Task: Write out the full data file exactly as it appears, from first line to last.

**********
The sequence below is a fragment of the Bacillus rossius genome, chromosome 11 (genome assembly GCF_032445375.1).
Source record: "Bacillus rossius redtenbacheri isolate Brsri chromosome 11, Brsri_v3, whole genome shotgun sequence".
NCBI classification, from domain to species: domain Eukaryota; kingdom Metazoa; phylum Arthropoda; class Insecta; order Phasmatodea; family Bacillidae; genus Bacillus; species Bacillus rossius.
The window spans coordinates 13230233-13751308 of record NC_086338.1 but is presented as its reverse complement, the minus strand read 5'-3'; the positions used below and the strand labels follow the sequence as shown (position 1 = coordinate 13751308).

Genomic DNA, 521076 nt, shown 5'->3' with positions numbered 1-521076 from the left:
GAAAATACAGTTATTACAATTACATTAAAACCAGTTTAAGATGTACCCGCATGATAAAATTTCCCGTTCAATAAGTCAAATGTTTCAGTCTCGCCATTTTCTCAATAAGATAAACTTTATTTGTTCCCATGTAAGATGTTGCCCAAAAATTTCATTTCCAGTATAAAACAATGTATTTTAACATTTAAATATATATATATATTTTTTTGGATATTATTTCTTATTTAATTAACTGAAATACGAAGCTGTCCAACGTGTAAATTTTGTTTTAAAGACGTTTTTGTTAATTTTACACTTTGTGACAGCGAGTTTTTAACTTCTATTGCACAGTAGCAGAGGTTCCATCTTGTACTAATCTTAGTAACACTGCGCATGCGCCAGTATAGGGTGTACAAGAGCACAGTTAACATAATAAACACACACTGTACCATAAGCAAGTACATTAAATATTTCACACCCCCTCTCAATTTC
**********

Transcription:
The sequence below is a fragment of the Bacillus rossius genome, chromosome 11 (genome assembly GCF_032445375.1).
Source record: "Bacillus rossius redtenbacheri isolate Brsri chromosome 11, Brsri_v3, whole genome shotgun sequence".
NCBI classification, from domain to species: domain Eukaryota; kingdom Metazoa; phylum Arthropoda; class Insecta; order Phasmatodea; family Bacillidae; genus Bacillus; species Bacillus rossius.
The window spans coordinates 13230233-13751308 of record NC_086338.1 but is presented as its reverse complement, the minus strand read 5'-3'; the positions used below and the strand labels follow the sequence as shown (position 1 = coordinate 13751308).

Genomic DNA, 521076 nt, shown 5'->3' with positions numbered 1-521076 from the left:
GAAAATACAGTTATTACAATTACATTAAAACCAGTTTAAGATGTACCCGCATGATAAAATTTCCCGTTCAATAAGTCAAATGTTTCAGTCTCGCCATTTTCTCAATAAGATAAACTTTATTTGTTCCCATGTAAGATGTTGCCCAAAAATTTCATTTCCAGTATAAAACAATGTATTTTAACATTTAAATATATATATATATTTTTTTGGATATTATTTCTTATTTAATTAACTGAAATACGAAGCTGTCCAACGTGTAAATTTTGTTTTAAAGACGTTTTTGTTAATTTTACACTTTGTGACAGCGAGTTTTTAACTTCTATTGCACAGTAGCAGAGGTTCCATCTTGTACTAATCTTAGTAACACTGCGCATGCGCCAGTATAGGGTGTACAAGAGCACAGTTAACATAATAAACACACACTGTACCATAAGCAAGTACATTAAATATTTCACACCCCCTCTCAATTTC